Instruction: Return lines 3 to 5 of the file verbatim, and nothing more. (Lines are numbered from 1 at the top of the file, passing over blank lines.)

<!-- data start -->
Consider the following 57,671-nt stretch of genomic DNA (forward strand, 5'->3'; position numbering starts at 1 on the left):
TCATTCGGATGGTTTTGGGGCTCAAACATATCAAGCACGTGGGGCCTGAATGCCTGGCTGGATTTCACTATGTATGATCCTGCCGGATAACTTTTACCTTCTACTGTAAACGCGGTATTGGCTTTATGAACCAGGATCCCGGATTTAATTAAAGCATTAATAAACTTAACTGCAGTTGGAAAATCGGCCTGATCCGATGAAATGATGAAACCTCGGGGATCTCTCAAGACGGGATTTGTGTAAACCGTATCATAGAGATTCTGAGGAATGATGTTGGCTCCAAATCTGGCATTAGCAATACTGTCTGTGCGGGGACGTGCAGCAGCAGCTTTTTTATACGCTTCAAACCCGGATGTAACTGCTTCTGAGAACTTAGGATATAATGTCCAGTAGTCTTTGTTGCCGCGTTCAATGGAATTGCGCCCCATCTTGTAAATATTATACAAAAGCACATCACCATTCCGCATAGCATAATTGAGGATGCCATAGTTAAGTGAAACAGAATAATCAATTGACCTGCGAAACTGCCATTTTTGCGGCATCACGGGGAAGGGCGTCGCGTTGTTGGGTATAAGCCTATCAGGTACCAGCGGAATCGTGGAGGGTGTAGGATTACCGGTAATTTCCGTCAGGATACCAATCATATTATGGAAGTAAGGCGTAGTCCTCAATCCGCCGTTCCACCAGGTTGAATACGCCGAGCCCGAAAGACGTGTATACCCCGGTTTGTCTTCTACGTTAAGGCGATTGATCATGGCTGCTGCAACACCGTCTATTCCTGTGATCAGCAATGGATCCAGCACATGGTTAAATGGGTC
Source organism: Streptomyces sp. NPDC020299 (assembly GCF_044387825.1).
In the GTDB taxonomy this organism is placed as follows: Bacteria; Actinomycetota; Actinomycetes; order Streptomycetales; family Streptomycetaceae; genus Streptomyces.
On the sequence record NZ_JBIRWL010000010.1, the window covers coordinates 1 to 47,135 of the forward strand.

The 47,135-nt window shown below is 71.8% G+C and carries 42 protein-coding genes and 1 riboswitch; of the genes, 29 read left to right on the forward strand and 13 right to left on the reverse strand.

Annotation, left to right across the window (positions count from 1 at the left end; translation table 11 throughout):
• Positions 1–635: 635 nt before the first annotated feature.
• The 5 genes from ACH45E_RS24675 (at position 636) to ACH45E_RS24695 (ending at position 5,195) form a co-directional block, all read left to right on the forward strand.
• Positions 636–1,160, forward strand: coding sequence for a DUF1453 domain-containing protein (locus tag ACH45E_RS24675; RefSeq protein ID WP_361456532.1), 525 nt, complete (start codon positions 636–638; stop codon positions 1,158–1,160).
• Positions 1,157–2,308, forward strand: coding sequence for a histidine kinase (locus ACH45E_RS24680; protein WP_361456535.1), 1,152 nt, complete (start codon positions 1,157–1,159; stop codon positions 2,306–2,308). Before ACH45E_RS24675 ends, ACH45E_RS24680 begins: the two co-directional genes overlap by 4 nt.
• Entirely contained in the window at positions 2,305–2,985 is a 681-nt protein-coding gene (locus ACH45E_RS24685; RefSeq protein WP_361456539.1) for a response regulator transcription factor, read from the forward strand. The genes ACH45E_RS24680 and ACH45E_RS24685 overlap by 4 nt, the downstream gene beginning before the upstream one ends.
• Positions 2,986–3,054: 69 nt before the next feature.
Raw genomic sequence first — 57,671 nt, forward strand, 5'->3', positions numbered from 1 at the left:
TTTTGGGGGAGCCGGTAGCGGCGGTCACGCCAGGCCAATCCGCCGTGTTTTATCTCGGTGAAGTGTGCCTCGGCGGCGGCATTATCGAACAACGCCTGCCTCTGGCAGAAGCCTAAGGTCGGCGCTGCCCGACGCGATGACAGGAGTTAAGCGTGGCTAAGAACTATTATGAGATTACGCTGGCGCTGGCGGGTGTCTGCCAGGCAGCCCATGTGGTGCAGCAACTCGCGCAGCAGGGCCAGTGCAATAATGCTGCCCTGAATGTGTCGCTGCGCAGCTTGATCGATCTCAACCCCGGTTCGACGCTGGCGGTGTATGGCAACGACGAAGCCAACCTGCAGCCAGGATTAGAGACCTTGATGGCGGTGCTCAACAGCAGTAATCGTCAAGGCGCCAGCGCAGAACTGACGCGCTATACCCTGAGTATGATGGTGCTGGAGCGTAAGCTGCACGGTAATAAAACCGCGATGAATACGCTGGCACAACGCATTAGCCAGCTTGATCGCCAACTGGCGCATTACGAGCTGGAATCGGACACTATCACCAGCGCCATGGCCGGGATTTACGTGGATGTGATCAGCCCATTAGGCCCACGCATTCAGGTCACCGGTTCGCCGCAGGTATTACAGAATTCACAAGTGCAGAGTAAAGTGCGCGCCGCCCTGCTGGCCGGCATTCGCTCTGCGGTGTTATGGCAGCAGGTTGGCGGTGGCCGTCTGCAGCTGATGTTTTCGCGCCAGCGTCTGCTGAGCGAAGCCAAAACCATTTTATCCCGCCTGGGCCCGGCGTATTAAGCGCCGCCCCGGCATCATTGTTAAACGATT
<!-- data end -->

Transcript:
Source organism: Streptomyces sp. NPDC020299 (assembly GCF_044387825.1).
In the GTDB taxonomy this organism is placed as follows: Bacteria; Actinomycetota; Actinomycetes; order Streptomycetales; family Streptomycetaceae; genus Streptomyces.
On the sequence record NZ_JBIRWL010000010.1, the window covers coordinates 1 to 47,135 of the forward strand.